Flexibility is not a dominant selling point of Irrevocable Life Insurance Trusts–or the life insurance policies that inhabit them. ILITs usually serve a single purpose, for instance providing a liquid fund to pay estate taxes, but a little creativity and flexibility can go a long way with clients who are on the fence. A recent IRS ruling (Revenue Ruling 2011-28, 2011-49 IRB 830) provides a path for at least one type of ILIT flexibility.
There are not a lot of places to work flexibility into the structure of an irrevocable trust; too much flexibility and the value of the trust’s assets will be included in the grantor’s estate. But one area where flexibility can be introduced is in a power of substitution retained by the grantor.
The power of a grantor to substitute trust property for other property of equivalent value is often drafted into a trust for the purpose of conferring grantor trust status on the trust for income tax purposes. Prior IRS guidance established that the substitution power will not result in trust assets being included in the grantor’s estate for estate tax purposes.
Despite that general rule being clear enough, it was still unclear whether substitution power would result in the value of trust assets being included in the grantor’s estate when the trust is an irrevocable trust and the asset is a life insurance policy.
A grantor’s power to substitute in a life insurance trust could be interpreted as giving the grantor an “incident of ownership” in the life insurance policy held by the trust–thus resulting in estate inclusion of the value of the policy. Revenue Ruling 2011-28 provides a definitive answer to that question.
Prior to issuance of the ruling and its companion, Revenue Ruling 2008-22, there had been some uncertainty surrounding whether a substitution power would cause the trust’s assets to be included in the grantor’s gross estate under Section 2036 (property transferred by a grantor with a retained life interest) or 2038 (revocable transfers).
In Revenue Ruling 2008-22, the IRS came to the general conclusion that a grantor’s substitution power will not cause trust assets to be included in the grantor’s estate. Ruling 2011-28 extends Ruling 2008-22 to include a substitution power over a life insurance policy held in an irrevocable life insurance trust.
Conditions on Substitution
In both 2011-28 and 2008-22, the noninclusion rule is subject to two conditions:
- The trustee must have a fiduciary obligation to determine that the property acquired by the grantor and the substituted property are actually equivalent in value.
- The grantor’s “substitution power cannot be exercised in a manner that can shift benefits among the trust beneficiaries.”
In other words, the trust agreement must not allow the trustee to turn a blind eye to a non-equivalent substitution. Without that requirement,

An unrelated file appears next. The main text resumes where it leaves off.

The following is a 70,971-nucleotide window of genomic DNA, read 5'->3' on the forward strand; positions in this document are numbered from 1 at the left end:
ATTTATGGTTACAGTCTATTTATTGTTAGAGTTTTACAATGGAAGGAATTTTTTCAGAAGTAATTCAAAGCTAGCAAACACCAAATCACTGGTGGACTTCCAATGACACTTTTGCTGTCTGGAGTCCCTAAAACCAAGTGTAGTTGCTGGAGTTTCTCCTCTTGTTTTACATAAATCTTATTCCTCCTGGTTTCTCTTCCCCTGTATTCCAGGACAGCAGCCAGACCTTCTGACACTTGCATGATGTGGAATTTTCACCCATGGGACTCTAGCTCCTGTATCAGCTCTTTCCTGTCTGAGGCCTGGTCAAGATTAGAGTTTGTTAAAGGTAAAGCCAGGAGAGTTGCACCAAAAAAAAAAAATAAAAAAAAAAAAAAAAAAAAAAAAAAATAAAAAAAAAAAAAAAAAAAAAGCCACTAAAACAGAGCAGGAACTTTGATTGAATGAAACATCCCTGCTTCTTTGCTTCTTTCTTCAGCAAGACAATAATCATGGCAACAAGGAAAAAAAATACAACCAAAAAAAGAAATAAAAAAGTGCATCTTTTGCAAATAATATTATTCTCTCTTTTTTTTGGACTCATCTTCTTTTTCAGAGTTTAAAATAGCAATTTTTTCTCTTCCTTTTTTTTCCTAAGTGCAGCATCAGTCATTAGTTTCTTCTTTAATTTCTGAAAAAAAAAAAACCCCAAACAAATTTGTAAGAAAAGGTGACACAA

a trust could be drafted letting the grantor strip value out of the trust. By ensuring that the trustee has a “fiduciary obligation” to ensure equivalent value, the beneficiaries can hold the trustee to account if he or she allows the grantor to take action that will prejudice the beneficiaries’ interests in the trust.
The substitution power cannot be “exercised in a manner that can shift benefits among the trust beneficiaries” if either:
- The trustee has both the power (under local law or the trust instrument) to reinvest the trust corpus and a duty of impartiality with respect to the trust beneficiaries, or
- The nature of the trust’s investments or the level of income produced by any or all of the trust’s investments does not impact the respective interests of the beneficiaries–for instance, when distributions from the trust are limited to discretionary distributions of principal and income.
Often, grantor status isn’t necessary (or desirable) in a life insurance trust. When the trust is funded with income producing assets that will be used to pay premiums on the policy, it may be appropriate to ensure that the trust is a grantor trust so that the grantor will pay income tax on trust income. Otherwise, the trust may be forced to pay under the trust rate table, which rises to the top 35% level much quicker than the individual rate tables.
But where there is some possibility that an obligation of the trust will be forgiven, generating cancellation of debt income for the trust, grantor status will be highly undesirable. For instance, if the trustee has the power to borrow from the policy and the policy is allowed to lapse while the loans are outstanding, the grantor will be on the hook for the tax bill.
The ruling clears a path for replacing policies in an ILIT without disturbing your client’s estate plan. Outdated, expensive policies no longer have to be an expensive irrevocable mistake. You have an opportunity to put the right policy in place for your client, even where their policy is locked up in an ILIT.
If your client’s ILIT does not permit substitution of the policy by the grantor, there’s hope. Depending on state law, an irrevocable trust can be amended in a couple of ways.
First, does the trustee or someone else have the power to amend the trust under the trust agreement? If the trust agreement doesn’t include an amendment provision or the trustee is unwilling to sign off on an amendment, state law may grant amendment power to the grantor. Usually, state law allows a grantor to amend an irrevocable trust with the consent of everyone who has a beneficial interest in the trust.
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